A month ago today I lost the sunshine in my life. Love you forever Mum.
New Leaf. New Life.
My name is Jake, I'm an Australian, a marketing graduate, blogger, YouTuber, traveler and human. I'm just a boy, chasing his dreams. Follow me on the adventure.
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Moving your life on after losing someone close is not as straight forward as I once thought. I’m a logical person. I think about things in a logical way. I write everything down, devise a plan, and execute.
I find myself tripping up a lot. It’s hard to shake out the daily habits involving them. I can’t just quickly call to say how my day was. That’s gone forever.
It’s now changed from being all about them and the loss of their lives, and is now focused on me. I need to get myself together. They wouldn’t want me dragging behind. They would want me to rise above it all.
It’s a lot harder than I thought.
A part of being a strong person isn’t about fighting away the demons. It’s about staying in the light when darkness surrounds you. It’s about knowing that it’s okay to fall apart. Falling apart isn’t weak.
We muster strength from the strangest of places. For me, I get it from my friends and my own self-worth. When you’ve been knocked down before you can build yourself up again just as fragile, or you make yourself stronger with self-worth. If you believe that you are worthy of happiness, it will follow.
I know the passing of my mother and close friend is a dark time, but neither of them would want it to consume me. I know, and they know that I am worth far more than that, wherever they may be. Staying positive is the key.
Today I was given a box of things that my mother left for me. Inside were many cards, photos, letters, tapes, but most importantly, about 30 years worth of diaries.
Much like myself, my mother wrote diary entries and had been doing so for most of her life. Pulling them out, I ordered them by date so I can read through them easily. Flicking through a few random pages, it all got a bit much for me. I don’t think I’m ready to read them just yet; I’ll box them up for a later date. I need time to heal before I open up fresh wounds. Mum hasn’t had an easy life and I don’t think I’m ready to read all about it. Not yet.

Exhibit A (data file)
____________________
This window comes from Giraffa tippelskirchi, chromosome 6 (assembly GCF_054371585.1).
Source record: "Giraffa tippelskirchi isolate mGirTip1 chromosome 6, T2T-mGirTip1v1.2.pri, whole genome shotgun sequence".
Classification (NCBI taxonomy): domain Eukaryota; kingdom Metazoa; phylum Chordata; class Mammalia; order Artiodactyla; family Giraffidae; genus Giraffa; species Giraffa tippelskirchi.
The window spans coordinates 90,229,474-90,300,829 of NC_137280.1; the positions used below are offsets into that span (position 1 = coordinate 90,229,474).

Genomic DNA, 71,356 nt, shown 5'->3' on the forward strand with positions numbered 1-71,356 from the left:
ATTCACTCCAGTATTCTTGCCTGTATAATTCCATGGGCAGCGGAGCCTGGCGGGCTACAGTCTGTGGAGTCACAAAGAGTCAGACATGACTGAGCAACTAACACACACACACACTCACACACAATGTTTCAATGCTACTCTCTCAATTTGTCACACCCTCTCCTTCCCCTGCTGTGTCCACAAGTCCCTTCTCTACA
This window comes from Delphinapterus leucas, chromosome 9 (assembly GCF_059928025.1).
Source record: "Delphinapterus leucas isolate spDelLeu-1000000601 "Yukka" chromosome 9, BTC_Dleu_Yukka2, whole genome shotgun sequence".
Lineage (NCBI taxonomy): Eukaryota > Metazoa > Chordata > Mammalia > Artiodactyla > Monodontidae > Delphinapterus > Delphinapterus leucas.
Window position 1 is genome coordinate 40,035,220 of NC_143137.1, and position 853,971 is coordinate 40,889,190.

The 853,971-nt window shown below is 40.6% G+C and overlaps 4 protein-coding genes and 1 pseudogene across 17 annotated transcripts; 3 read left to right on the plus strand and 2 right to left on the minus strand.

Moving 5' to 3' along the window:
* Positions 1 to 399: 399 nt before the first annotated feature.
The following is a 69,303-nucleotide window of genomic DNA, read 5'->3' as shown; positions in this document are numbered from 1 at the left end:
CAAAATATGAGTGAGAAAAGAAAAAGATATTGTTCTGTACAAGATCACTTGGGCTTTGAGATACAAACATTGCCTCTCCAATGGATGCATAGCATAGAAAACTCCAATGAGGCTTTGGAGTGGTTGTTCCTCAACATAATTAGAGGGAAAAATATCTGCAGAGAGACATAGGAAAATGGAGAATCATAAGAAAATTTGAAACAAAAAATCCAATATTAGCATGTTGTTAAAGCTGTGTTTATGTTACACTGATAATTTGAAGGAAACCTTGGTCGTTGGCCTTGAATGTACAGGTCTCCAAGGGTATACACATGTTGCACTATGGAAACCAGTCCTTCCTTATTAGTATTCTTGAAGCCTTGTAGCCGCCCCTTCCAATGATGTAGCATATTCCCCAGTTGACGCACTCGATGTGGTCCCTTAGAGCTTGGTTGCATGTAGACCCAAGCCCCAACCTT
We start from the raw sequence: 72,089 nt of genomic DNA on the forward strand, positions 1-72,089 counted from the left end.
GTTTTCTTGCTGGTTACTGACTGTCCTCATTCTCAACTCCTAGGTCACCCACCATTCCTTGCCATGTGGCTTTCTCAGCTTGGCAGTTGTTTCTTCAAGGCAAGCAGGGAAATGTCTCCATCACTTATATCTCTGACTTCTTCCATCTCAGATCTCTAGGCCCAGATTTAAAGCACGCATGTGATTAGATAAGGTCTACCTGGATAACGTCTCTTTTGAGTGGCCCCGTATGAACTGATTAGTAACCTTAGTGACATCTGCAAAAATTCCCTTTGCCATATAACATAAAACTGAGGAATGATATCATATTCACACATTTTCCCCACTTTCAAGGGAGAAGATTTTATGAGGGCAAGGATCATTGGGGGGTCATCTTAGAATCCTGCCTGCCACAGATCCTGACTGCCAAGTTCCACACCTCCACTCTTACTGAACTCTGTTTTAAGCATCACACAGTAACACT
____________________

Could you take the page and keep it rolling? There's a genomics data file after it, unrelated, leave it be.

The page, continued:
Pictured below is my mother, about the age of 20, and my father at my age (24), both found in the box.
I am a very lucky person. I was privileged enough to have such an incredible mother in my life for 24 years, and she will live on within me forever. I’m not going to be hateful, I’m not going to go all “fuck cancer” on the world. That’s not what I am here to do. My mother wasn’t a hateful person, and neither am I. It’s a tragedy that happened to someone who had a heart of gold and a strong reminder that life isn’t fair.
You know when you watch movies, or speak to people and they say “I held her hand until the end, I slept in the hospital all night”? I’m sorry, but no. That’s not reality. One thing they never tell you is that it’s absolutely horrible sitting in that hospital room. I’d be in there for 30 seconds before the thoughts of leaving entered my mind and consumed me. It was my own torture that I’d endure for my mother, because I love her so much.
The last words she spoke to me before leukaemia took away her consciousness were “I love you too”. I spent that night telling her how proud of her I am. How she has fought so hard. I told her that I never used to, but I now see so much of myself in her. I am blessed with my mother’s strength, determination, resilience, loving heart, sharp mind and obscure humour.
I am glad to say that when it happened, when she took her last breath, everyone was there. I was sitting next to her and we all knew straight away as the little colour left in her face faded.
Mum, Nicki, my mother… I love you. I am incredibly sad of your passing, but equally relieved. No more fighting. No more suffering. You’re at peace now.
I know that she will be with me always. I’ll carry her legacy, living my life to the fullest, with love and laughter, just as she would have wanted.
While the heart beats, hope lingers.